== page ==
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More lung cancer patients may be offered surgery


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More lung cancer patients may be offered surgery under new tumour sorting system

8 hours ago

(AP) — Thousands more lung cancer patients each year could be offered surgery or other aggressive therapy under a new system that classifies many tumours as more treatable than in the past.

It is the first big overhaul of a decades-old method used to predict survival and help determine whether a lung cancer patient will have surgery, chemotherapy or be treated at all.

The new guidance is to be presented at a conference of lung cancer specialists in Seoul, South Korea, that starts Saturday. It is expected to be adopted by policy-making groups in the next year.

Lung cancer is the world's top cancer killer, claiming 1.3 million lives each year. In the United States, 213,380 new cases and 160,390 deaths from the disease are expected this year.

Nearly 60 per cent of people die within one year of diagnosis, and nearly 75 per cent die within two years, American Cancer Society statistics show.

In 2007, an estimated 23,300 Canadians will be diagnosed with lung cancer and 19,900 will die of it, the Canadian Cancer Society says on its website.

In treating lung cancer, doctors use a formula called tumour staging. It is based on a tumour's size, how far it has spread and other factors to predict a patient's survival odds and to guide treatment.

The current system was developed from about 5,000 tumour samples from University of Texas M.D. Anderson Cancer Center in Houston decades ago - before improved scanning technology was available to evaluate a cancer's spread.

The new plan is based on 100,000 tumour samples from around the world including Asia, where lung cancer rates are projected to climb because of trends in smoking, unhealthy lifestyles and aging populations.

It keeps four broad groupings but sorts people more precisely based on refined understanding of tumour characteristics.

The result: "There will clearly be shifting of patients from categories not operable to operable" - as many as 10,000 a year in the United States, said Dr. David Johnson, a lung cancer specialist at Vanderbilt University in Nashville, Tenn. He reviewed the plan, which was partly published in a medical journal recently.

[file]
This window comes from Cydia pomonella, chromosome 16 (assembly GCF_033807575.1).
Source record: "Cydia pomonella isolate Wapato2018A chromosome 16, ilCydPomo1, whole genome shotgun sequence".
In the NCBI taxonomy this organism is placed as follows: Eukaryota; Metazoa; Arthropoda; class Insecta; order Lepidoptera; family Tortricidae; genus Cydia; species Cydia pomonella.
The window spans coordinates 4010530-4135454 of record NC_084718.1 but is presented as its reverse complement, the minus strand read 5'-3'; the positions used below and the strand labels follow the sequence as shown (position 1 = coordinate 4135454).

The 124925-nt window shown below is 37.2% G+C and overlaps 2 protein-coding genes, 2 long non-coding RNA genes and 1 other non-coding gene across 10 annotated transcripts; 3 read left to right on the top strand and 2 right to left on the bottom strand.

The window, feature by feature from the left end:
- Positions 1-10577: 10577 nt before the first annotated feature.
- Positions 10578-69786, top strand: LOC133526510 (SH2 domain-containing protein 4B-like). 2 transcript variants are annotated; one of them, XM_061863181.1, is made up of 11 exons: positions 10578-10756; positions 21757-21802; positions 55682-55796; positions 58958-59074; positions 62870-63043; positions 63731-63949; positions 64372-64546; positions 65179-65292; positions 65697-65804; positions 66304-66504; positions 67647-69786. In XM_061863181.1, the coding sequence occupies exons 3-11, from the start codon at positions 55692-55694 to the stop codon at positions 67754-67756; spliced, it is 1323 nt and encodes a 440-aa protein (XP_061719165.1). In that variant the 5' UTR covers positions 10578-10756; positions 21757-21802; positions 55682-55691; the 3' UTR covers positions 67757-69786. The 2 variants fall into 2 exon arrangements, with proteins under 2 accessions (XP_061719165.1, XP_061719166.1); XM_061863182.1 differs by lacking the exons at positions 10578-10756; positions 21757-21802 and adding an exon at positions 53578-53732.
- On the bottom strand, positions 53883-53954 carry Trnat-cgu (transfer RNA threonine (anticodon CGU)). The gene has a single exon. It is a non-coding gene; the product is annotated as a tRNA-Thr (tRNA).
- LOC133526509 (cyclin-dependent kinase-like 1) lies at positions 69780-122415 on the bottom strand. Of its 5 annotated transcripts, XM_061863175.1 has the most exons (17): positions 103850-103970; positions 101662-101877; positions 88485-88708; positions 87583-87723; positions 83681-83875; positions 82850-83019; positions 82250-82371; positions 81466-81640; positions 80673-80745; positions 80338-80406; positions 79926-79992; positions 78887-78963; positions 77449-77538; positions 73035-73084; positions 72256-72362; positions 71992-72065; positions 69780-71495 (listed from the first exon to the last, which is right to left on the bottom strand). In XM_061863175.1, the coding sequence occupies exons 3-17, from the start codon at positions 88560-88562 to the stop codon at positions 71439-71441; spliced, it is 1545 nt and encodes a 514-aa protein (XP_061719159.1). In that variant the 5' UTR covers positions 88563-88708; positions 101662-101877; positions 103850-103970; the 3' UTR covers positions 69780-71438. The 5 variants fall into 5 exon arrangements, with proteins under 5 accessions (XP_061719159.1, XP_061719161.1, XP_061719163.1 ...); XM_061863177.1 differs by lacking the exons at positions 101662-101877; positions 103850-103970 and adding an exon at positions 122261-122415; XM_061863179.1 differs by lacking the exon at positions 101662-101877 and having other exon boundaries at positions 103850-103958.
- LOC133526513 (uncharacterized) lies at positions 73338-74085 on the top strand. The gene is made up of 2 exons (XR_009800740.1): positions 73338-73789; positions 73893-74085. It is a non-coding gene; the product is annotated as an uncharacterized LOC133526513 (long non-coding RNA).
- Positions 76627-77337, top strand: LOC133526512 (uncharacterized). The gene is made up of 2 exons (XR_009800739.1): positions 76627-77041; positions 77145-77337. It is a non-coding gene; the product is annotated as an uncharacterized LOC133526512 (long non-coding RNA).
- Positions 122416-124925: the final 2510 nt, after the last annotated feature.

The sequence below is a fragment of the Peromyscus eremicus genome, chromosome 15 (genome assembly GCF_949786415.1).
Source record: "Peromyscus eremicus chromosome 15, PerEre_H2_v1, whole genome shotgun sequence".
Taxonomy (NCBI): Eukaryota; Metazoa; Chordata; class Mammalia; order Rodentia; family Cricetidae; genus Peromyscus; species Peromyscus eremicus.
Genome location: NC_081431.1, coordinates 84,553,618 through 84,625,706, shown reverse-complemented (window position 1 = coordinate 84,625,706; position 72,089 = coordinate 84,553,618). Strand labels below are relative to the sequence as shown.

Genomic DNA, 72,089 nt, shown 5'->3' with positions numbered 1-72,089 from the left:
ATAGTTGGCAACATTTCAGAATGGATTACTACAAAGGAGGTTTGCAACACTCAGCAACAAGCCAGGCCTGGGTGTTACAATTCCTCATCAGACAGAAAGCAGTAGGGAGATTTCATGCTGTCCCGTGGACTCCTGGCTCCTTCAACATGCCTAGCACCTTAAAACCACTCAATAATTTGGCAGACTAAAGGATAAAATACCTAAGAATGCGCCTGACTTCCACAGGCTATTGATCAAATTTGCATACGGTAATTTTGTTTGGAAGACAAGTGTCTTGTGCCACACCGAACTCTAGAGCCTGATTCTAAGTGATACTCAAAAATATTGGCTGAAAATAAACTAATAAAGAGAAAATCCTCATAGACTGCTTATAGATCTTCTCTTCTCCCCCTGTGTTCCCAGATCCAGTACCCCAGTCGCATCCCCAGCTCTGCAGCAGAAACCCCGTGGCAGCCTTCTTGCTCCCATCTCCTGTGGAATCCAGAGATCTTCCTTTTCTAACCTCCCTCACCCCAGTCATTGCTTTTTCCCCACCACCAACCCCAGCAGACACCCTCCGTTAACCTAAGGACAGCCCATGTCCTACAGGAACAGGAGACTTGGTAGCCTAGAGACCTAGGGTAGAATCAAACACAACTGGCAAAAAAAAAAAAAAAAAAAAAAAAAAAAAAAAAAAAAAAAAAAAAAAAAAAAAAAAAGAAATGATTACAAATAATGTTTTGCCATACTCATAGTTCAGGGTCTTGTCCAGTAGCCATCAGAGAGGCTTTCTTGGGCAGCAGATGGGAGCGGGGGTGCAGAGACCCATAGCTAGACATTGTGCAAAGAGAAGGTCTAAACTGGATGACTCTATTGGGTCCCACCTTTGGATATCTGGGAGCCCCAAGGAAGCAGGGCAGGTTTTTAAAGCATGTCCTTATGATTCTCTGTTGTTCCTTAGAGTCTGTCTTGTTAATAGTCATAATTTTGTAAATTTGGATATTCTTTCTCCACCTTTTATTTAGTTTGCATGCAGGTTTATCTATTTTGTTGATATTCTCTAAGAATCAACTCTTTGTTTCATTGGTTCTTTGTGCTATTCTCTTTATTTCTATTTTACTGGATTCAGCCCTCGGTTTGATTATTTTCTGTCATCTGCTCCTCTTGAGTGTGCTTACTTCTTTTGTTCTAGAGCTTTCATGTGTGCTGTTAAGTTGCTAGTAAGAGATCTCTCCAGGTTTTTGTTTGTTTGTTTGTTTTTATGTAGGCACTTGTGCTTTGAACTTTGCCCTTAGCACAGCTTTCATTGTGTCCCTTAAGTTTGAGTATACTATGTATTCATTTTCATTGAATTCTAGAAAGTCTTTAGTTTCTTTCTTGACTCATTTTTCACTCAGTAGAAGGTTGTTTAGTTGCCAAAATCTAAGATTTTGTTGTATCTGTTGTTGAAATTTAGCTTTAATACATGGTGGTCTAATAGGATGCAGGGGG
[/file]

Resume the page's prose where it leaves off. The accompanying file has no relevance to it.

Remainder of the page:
The stage of the tumour at diagnosis is the best predictor of survival. Only 20 per cent of cases are diagnosed in Stages 1 or 2, when tumours are small and confined to a lung, Johnson said. About 30 per cent to 40 per cent are found in Stage 4, after they have widely spread. The rest are in the middle.

Five-year survival rates are 47 per cent for Stage 1 and 26 per cent for Stage 2, but only eight per cent for Stage 3, and two per cent for Stage 4, according to the American College of Surgeons.

Most lung cancers are the type called "non-small cell," which is covered by the new staging system. The system was developed by the International Association for the Study of Lung Cancer, a group of lung cancer specialists from around the world.

Dr. Peter Goldstraw, a surgeon at the Royal Brompton Hospital in London, led the project, and Canadian scientists independently validated the recommended changes by comparing survival across geographic regions.

Among the changes: creating more sub-stages for tumour size, reassigning some large tumours to a more advanced stage, reclassifying tumours that have spread into the fluid surrounding the lung, and recognizing that spread to certain lymph nodes is more dangerous than its spread to others.

"By changing some of these groupings, some patients will get moved to an earlier stage of disease for which we tend to be more aggressive" in treatment, said Dr. Joan Schiller, a lung cancer specialist at the University of Texas Southwestern Medical Center in Dallas.

"Before, a patient may have only been offered chemotherapy. They may now be offered chemotherapy and radiation," or more intense radiation, she said.

Conversely, some people thought to have earlier-stage tumours now will be grouped with those whose tumours have widely spread, and discouraged from undergoing therapies that have little chance of helping them.

"In some cases, patients were getting inappropriately aggressive treatment," Schiller said.

Some people with very small tumours may get away with less therapy - taking out just a segment of lung instead of an entire lobe, said Dr. Stephen Swisher, a chest surgeon at M.D. Anderson.

The impact of the changes in Europe and Japan is unclear because doctors in those countries tend to remove whole lungs rather than lobes to treat lung cancer, Johnson noted.

Doctors hope that ultimately survival will improve, but that won't happen "unless we get patients into the right hands" and they get correct treatment, Johnson said.

Revising the staging system also will do little good if doctors don't do the right tests to properly stage a tumour, said Dr. Len Lichtenfeld, deputy chief medical officer of the American Cancer Society.

Staging for lung and other types of cancer should become even more precise in the near future as biomarkers and gene tests are developed to better sort patients, he add

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